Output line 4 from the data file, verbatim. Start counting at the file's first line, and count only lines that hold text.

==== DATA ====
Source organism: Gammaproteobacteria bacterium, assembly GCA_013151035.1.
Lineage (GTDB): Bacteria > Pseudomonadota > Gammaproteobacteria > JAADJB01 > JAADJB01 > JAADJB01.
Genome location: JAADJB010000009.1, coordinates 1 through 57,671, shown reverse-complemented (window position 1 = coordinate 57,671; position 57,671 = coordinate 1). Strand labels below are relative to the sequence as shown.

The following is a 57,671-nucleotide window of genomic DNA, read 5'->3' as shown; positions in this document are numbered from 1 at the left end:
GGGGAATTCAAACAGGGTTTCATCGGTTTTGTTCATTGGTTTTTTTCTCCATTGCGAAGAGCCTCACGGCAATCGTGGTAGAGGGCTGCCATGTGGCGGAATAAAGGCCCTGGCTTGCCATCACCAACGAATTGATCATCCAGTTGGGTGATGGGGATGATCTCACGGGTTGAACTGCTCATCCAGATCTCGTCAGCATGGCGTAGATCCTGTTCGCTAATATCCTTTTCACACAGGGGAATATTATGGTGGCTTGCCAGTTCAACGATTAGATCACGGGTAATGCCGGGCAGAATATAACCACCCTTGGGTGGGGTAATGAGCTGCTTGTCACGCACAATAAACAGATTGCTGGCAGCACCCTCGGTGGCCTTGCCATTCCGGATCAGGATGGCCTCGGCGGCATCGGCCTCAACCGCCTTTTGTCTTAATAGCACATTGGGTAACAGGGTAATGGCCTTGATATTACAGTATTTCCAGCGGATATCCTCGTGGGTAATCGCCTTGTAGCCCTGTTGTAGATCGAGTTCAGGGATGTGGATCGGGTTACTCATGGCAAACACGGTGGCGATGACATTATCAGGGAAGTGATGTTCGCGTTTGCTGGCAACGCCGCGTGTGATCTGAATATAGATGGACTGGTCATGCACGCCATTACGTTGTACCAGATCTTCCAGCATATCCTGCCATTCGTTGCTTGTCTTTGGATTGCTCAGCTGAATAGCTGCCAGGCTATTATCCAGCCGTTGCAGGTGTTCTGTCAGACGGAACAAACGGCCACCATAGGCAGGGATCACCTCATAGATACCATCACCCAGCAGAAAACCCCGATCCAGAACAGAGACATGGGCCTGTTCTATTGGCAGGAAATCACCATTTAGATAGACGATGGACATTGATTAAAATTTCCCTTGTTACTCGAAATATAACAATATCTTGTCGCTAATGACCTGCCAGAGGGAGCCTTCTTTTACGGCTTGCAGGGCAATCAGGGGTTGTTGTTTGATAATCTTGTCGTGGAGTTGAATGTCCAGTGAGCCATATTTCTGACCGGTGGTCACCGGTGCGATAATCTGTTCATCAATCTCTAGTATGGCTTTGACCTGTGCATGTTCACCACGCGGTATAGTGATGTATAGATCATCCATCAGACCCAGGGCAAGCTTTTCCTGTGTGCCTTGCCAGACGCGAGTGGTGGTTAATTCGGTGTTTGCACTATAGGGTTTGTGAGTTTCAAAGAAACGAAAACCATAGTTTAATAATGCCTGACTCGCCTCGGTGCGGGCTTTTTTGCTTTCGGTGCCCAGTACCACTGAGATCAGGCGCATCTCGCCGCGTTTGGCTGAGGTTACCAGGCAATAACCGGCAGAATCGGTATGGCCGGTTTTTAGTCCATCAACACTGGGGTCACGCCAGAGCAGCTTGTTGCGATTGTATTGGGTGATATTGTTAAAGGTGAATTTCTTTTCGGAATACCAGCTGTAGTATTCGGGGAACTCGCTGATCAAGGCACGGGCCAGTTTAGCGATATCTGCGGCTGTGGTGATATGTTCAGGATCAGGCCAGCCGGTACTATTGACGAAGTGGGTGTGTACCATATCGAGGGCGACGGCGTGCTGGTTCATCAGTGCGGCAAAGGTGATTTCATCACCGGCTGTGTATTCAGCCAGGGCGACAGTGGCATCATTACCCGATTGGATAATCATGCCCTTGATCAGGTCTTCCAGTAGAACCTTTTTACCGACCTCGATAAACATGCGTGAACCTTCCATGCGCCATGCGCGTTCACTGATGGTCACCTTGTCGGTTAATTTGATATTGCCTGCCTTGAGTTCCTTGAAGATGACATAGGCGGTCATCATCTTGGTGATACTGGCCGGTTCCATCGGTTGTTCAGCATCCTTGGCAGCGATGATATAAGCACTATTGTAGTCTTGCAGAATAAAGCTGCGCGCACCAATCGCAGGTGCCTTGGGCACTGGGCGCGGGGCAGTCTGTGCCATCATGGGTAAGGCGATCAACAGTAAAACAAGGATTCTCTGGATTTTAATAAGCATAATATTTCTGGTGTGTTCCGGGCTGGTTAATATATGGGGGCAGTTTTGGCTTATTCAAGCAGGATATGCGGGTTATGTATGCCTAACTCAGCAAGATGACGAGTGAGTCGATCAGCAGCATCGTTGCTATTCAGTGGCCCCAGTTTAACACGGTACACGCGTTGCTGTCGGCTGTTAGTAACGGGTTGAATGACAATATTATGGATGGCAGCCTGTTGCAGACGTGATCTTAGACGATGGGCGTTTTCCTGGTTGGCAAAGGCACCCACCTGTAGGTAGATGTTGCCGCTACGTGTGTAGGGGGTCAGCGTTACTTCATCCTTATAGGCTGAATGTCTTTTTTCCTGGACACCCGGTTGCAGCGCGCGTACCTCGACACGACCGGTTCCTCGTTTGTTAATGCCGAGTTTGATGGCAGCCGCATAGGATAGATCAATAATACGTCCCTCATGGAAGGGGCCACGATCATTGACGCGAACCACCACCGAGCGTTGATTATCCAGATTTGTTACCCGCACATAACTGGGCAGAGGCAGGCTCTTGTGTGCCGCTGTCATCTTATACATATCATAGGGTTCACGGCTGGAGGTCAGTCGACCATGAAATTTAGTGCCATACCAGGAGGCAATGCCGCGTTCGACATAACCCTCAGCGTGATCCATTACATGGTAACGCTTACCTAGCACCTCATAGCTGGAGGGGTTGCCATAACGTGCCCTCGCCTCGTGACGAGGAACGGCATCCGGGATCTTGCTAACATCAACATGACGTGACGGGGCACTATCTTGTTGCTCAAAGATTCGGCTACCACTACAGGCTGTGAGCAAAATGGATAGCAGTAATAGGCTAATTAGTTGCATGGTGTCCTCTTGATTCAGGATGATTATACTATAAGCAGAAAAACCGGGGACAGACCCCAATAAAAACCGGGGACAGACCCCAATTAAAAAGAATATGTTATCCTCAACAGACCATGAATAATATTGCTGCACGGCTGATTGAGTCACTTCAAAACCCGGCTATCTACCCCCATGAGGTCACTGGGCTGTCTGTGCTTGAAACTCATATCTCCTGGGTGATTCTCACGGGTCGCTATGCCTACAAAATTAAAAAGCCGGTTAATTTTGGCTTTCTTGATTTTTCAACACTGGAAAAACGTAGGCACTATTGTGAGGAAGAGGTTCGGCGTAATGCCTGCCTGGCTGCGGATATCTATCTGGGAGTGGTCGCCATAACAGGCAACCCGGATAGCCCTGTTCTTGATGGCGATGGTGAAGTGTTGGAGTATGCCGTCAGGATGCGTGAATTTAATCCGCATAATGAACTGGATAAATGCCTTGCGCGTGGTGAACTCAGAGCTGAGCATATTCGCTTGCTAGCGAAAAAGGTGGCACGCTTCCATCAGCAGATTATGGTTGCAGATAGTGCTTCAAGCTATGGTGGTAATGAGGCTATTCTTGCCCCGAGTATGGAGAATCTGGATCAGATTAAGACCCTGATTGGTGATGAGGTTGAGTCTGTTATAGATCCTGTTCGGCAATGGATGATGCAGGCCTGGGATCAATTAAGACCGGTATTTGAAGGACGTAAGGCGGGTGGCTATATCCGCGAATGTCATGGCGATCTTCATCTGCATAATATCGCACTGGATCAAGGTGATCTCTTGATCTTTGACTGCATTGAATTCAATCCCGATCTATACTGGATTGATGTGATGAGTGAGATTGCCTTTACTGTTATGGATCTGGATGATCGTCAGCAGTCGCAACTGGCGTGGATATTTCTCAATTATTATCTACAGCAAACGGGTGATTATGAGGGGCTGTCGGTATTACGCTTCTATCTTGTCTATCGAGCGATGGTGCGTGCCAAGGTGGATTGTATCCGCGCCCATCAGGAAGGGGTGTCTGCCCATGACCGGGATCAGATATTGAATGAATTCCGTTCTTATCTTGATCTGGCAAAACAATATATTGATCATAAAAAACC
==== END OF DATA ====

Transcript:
The following is a 57,671-nucleotide window of genomic DNA, read 5'->3' as shown; positions in this document are numbered from 1 at the left end: